Warlords: Strong-Arm Brokers in Weak States.
Marten's central thesis is that the nature of a warlord has changed: a warlord is no longer an independent ruler maintained by his own strength. Instead, a current warlord is independent only by the sufferance of a state, i.e., the national government, and this sufferance may be the result either of the state's weakness or of the warlord's existence being convenient for the state. She supports her thesis by examining the case studies of Pakistan's Federally Administered Tribal Areas, Georgia, Chechnya, and Iraq, and she has organized the lessons from these case studies into observations about the origins, the stability, and the utility of warlords.
The first set of observations describes the origins of warlords. The principal observation is that specialists in violence always exist in a society but that such a specialist becomes a warlord, i.e., personally rules part of the national territory, only when the national government cannot control that territory at a cost which is unacceptable to the national government. (The government might be able to 'control that territory at an unacceptable cost.) In fact, the seemingly strong, e.g., empires often have created warlords by subverting traditional tribal authorities. Great Britain did that by imposing primogeniture on the tribal societies of Pakistan thereby creating "a hereditary class of armed local power brokers," the maliks, in what became the Federally Administered Tribal Areas. In Iraq, by contrast, Saddam Hussein was so weakened by the losses his state suffered during its eight years of war with Iran that he solved his need for total security by outsourcing some of his policing to Sunni militias based on tribes which were real or "made in Taiwan." These local warlords became insurgents after the U.S. invasion, and the United States attempted to reintegrate them into the state as the Sons of Iraq patrolling their own areas. In Chechnya, the Russian government appointed warlords (Kadyrov father and son) as a matter of convenience to suppress the insurgency, but in Georgia, Shevardnadze tolerated the warlords of two enclaves (Abashidze of Ajara and Kvitsiani of Upper Kodori), who had emerged out of the disorganization caused by the disintegration of the Soviet Union, as a temporary modus vivendi.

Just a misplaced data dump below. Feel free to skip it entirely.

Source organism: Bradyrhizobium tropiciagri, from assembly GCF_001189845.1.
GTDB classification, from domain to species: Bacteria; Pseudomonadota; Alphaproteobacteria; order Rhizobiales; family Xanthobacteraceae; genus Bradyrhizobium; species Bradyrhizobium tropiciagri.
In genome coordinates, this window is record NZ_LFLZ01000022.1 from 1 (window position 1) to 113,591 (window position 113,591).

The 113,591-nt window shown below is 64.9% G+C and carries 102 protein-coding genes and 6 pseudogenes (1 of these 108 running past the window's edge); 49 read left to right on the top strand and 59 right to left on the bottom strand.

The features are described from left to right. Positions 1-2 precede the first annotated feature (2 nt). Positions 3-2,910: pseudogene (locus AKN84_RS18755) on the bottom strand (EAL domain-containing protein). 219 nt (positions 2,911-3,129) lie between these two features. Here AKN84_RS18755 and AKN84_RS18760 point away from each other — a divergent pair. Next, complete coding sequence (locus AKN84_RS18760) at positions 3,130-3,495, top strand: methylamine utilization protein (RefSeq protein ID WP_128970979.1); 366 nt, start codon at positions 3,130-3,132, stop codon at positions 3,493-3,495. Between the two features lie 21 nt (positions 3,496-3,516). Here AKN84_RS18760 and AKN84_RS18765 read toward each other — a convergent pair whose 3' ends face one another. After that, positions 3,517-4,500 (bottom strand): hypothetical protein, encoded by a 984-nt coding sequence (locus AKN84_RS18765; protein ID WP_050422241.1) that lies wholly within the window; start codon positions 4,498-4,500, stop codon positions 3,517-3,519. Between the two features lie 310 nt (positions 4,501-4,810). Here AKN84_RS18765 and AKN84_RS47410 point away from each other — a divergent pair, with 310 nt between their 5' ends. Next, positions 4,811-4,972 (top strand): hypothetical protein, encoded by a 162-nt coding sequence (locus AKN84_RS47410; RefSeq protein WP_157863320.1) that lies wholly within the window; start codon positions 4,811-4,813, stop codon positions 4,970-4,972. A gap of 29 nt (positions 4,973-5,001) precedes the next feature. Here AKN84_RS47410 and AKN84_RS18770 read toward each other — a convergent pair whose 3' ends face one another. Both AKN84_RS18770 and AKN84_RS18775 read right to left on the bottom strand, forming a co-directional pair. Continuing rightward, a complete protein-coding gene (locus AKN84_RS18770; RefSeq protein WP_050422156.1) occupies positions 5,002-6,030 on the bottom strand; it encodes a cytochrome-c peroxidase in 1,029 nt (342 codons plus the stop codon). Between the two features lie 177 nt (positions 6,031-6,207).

The second set of observations describes the tenuous stability of a warlord's regime. The warlord depends on patronage from a source outside his domain, and he redistributes that patronage to his supporters. The warlord may receive this patronage from the national government (as the maliks do in Pakistan and as Ramzan Kadyrov does in Chechnya) or from a foreign government (as Abashidze and Kvitsiani in Georgia received from Russia). Concomitantly, the warlord redistributes this patronage to his supporters in various forms, e.g., jobs or preferential contracts. As a consequence, a warlord operates either with the support or at the sufferance of a national government which lacks the immediate inclination to provide security itself However, this arrangement may work to the benefit of a foreign government or of a criminal syndicate, and the arrangement will undermine the national government.